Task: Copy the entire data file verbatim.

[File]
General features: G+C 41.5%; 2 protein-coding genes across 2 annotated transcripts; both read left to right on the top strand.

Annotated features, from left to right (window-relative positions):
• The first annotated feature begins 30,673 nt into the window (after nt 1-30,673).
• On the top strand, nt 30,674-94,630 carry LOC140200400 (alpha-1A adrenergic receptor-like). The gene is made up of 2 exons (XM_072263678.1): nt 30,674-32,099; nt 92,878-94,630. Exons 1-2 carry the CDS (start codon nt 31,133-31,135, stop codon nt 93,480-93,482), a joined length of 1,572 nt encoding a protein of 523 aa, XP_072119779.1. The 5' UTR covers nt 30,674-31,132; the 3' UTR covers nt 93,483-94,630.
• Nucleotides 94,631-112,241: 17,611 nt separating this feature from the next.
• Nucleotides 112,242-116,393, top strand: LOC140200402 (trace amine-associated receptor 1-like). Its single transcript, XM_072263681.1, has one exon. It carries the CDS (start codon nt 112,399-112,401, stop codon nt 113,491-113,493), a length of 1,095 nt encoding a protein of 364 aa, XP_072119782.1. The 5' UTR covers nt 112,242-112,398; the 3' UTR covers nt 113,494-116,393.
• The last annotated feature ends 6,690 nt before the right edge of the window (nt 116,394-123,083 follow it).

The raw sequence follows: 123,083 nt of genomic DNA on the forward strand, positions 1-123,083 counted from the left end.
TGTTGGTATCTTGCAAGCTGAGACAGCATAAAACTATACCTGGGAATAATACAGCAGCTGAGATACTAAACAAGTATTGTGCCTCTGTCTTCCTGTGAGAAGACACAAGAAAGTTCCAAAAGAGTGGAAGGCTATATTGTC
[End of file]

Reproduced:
General features: G+C 41.5%; 2 protein-coding genes across 2 annotated transcripts; both read left to right on the top strand.

Annotated features, from left to right (window-relative positions):
• The first annotated feature begins 30,673 nt into the window (after nt 1-30,673).
• On the top strand, nt 30,674-94,630 carry LOC140200400 (alpha-1A adrenergic receptor-like). The gene is made up of 2 exons (XM_072263678.1): nt 30,674-32,099; nt 92,878-94,630. Exons 1-2 carry the CDS (start codon nt 31,133-31,135, stop codon nt 93,480-93,482), a joined length of 1,572 nt encoding a protein of 523 aa, XP_072119779.1. The 5' UTR covers nt 30,674-31,132; the 3' UTR covers nt 93,483-94,630.
• Nucleotides 94,631-112,241: 17,611 nt separating this feature from the next.
• Nucleotides 112,242-116,393, top strand: LOC140200402 (trace amine-associated receptor 1-like). Its single transcript, XM_072263681.1, has one exon. It carries the CDS (start codon nt 112,399-112,401, stop codon nt 113,491-113,493), a length of 1,095 nt encoding a protein of 364 aa, XP_072119782.1. The 5' UTR covers nt 112,242-112,398; the 3' UTR covers nt 113,494-116,393.
• The last annotated feature ends 6,690 nt before the right edge of the window (nt 116,394-123,083 follow it).

The raw sequence follows: 123,083 nt of genomic DNA on the forward strand, positions 1-123,083 counted from the left end.
TGTTGGTATCTTGCAAGCTGAGACAGCATAAAACTATACCTGGGAATAATACAGCAGCTGAGATACTAAACAAGTATTGTGCCTCTGTCTTCCTGTGAGAAGACACAAGAAAGTTCCAAAAGAGTGGAAGGCTATATTGTC